Copyright Sociological Research Online, 1996


Using SOSIG to support Social Science Teaching and Research

The Internet can provide an invaluable resource for supporting education and research in the social sciences; it offers access to people, data and resources on a hitherto unparalleled scale. However, even with the advent of the more user-friendly World Wide Web, it is as yet a far from ideal work environment. The sheer enormity of information available and the corresponding lack of organisation of this information can prove an effective barrier to potential users.

The Social Science Information Gateway (SOSIG) allows social science researchers and practitioners easily to discover and access relevant high-quality networked resources and services world-wide including data archives and statistical software. It also provides a comprehensive list of relevant UK-based sources. SOSIG points to hundreds of resources on subjects ranging from anthropology to statistics. All the resources that appear on the gateway have been catalogued and described to aid users.


The basic definition of the Internet is a global network of networks, a physical infrastructure linking hundreds of thousands of computers and enabling, via various software tools and information 'protocols', the exchange of information between them and between more than 30 million people across the world. With electronic mail, discussion and news groups it provides a method of communicating with people locally, nationally or internationally on an individual or group basis in a way that is both fast and economical. The Internet also allows individuals to use services and systems - such as library catalogues and data archives - 'hosted' on computers anywhere in the world when they do not have access to such services locally.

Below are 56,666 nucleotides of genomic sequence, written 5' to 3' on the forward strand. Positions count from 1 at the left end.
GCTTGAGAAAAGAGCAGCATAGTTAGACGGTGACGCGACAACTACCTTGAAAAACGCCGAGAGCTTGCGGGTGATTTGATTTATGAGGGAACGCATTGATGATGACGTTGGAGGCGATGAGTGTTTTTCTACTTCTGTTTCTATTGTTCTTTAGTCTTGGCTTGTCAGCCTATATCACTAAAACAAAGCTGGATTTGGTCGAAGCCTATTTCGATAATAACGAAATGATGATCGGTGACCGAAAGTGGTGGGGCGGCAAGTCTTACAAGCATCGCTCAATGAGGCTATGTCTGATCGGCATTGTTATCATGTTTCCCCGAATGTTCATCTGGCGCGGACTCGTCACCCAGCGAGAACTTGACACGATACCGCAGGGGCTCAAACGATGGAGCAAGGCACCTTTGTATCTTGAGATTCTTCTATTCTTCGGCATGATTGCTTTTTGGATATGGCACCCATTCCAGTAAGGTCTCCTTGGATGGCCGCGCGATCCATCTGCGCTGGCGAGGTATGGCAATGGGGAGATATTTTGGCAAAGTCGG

The culture of the Internet is still very much one of co-operation and a readiness to share knowledge and expertise with others, so, whatever your interests or specialisms, there are likely to be groups of people who share those interests on the Internet. Traditionally academics have shared resources such as working papers, articles, library catalogues, data archives and so on and the number of these has grown as publishing information on the networks has become easier. However, as more commerical institutions and businesses are becoming involved in the Internet a whole new range of information and services are also appearing.